Factor 5 will definitely develop games for GameCube as well. They developed the amazing Rogue Squadron demo for the Space World unveiling, and they have given glimpses of a next-generation game called Thornado. These are both expected to appear as GameCube games in the future.
What are some of the Key Features of Factor 5’s MusyX?
Here’s an impressive list (reproduced from Factor 5’s website) of Musy X’s capabilities. Keep in mind that MusyX is a sound development tool with applications on multiple hardware platforms, not just Nintendo GameCube.
* Complete handling of music and sound effects in one package
* Hardware independent overall design
* N umber of voices only limited by hardware
* Both CPU and Co-Processors may be utilized for sound generation
* Multiple sample compression formats (Raw, ADPCM, uLaw)
* Powerful SMaL programming language to define sound effects and music instruments
* Variable MIDI controller architecture to allow for maximum flexibility while using the extended set of MIDI controllers
* Synthesizer supports all standard modes and effects like monophony, polyphony, pitch bending, portamento mode and much more
* Complex voice priority system to allow for optimal usage of limited number of voices
* Complete 3D SoundFX API, including handling of "rooms" and relative velocities
* Interactive crossfades between different pieces of music
* Up to 16 master volume groups for easy volume handling at runtime
* GM-MIDI compatible
* GM instrument set included
* Dolby Surround support Compatibility with Factor 5’s MORT speech compression system
* Compatibility with GM MIDI standard makes conversion of data from other sound systems easy
* PC slave system is used to emulate the target hardware during sound development. No target development system is needed for the musician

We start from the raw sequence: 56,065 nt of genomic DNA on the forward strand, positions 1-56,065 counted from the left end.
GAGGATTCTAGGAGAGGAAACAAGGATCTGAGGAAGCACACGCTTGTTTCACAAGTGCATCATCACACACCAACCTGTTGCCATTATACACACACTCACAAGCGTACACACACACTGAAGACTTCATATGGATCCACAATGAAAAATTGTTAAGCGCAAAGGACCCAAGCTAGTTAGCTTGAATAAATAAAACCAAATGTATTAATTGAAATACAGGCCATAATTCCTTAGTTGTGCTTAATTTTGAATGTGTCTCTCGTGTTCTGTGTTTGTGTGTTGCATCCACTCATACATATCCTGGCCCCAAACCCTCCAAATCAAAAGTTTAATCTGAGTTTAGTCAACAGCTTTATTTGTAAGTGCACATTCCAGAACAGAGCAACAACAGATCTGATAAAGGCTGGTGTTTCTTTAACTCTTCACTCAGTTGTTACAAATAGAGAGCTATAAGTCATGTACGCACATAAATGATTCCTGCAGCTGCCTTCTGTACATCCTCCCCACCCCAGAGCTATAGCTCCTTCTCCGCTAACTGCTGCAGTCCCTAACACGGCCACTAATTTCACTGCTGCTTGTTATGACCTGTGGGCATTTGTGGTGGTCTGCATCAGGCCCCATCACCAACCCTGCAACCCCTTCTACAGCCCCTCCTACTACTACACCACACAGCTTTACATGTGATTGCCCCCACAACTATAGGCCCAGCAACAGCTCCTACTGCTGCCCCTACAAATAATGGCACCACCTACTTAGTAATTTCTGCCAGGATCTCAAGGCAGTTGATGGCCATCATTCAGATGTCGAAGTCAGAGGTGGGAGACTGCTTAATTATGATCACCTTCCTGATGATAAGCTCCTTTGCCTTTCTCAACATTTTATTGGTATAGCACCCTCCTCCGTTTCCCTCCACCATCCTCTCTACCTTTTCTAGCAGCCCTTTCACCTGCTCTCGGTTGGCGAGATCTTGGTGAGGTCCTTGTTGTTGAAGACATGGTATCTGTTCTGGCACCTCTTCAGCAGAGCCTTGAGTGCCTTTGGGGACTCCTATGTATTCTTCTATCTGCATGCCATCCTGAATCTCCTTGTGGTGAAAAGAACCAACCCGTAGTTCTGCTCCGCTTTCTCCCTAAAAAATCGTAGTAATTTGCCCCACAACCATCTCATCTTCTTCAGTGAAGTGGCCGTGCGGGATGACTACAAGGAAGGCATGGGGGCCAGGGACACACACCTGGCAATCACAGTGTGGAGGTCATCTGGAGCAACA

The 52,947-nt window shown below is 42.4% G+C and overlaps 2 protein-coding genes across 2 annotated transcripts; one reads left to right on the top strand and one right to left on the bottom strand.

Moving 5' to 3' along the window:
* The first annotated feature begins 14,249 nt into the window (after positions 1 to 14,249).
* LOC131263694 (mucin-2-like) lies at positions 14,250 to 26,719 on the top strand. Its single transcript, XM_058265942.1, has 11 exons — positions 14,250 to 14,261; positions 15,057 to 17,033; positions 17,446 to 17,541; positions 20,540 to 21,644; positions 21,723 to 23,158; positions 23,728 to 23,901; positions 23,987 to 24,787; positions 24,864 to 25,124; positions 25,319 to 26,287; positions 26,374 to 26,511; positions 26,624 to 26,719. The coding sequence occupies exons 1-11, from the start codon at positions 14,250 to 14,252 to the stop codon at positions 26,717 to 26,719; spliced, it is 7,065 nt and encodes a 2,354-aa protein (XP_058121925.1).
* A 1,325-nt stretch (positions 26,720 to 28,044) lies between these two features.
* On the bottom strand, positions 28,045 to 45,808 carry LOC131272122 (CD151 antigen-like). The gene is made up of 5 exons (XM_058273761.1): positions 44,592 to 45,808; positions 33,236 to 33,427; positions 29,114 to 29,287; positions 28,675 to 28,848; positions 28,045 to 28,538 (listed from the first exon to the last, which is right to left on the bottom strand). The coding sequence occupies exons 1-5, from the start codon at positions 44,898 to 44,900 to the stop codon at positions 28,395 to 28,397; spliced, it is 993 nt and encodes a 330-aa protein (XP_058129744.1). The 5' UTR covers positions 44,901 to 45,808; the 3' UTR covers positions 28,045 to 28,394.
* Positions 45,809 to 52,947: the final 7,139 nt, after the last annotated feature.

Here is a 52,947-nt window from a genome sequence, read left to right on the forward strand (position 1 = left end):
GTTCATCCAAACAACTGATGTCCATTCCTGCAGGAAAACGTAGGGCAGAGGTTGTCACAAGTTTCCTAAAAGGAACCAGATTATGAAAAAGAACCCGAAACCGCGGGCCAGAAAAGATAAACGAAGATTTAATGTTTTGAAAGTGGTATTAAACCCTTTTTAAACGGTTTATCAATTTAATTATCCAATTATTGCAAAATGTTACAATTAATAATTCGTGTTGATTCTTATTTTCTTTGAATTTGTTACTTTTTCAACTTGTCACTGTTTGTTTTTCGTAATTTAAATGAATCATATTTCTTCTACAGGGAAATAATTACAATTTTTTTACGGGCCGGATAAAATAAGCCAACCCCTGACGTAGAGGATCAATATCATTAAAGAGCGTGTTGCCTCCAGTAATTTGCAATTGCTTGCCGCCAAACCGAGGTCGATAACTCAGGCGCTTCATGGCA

* Win95 / Windows NT compatible sound editor
* Easy to use graphical interface to manage all data entities within the system
* Graphical ADSR editor
* Customized SMaL language editor included
* Easy to use templates to use the sound system with out using SMaL at all
* Mapping of sounds to specific key via keymaps and layering of sound using the build in layer feature is easily done
* Virtual MIDI keyboard to test sounds without a MIDI keyboard being connected
* Easy conversion from standard MIDI file format to the proprietary format used at runtime
* All converter tools are command line based and therefore can be easily integrated into the games data path via any available make tool
So what’s up with Factor 5 making games for NGC?
Factor 5 currently have at least two NGC projects in development & we have previews on both. One is a Star Wars Rogue Squadron game, being developed in conjunction with LucasArts. The other title is Thornado, a title which serves as a successor to the Turrican series and was originally planned as an N64 title. Factor 5 may have other games in the works as well but it isn’t telling yet.
Is Factor 5 a Nintendo Second-Party Developer?
Nope. Surprisingly, Factor 5 is not among the ranks of Nintendo's numerous second-party developers. Despite close ties to Nintendo, Factor 5 enjoys its independence as a third-party developer. It is also believed that becoming a second-party might conflict with Factor 5's partnership with LucasArts. Second-party or no, Factor 5's assistance & support is certainly appreciated by Nintendo.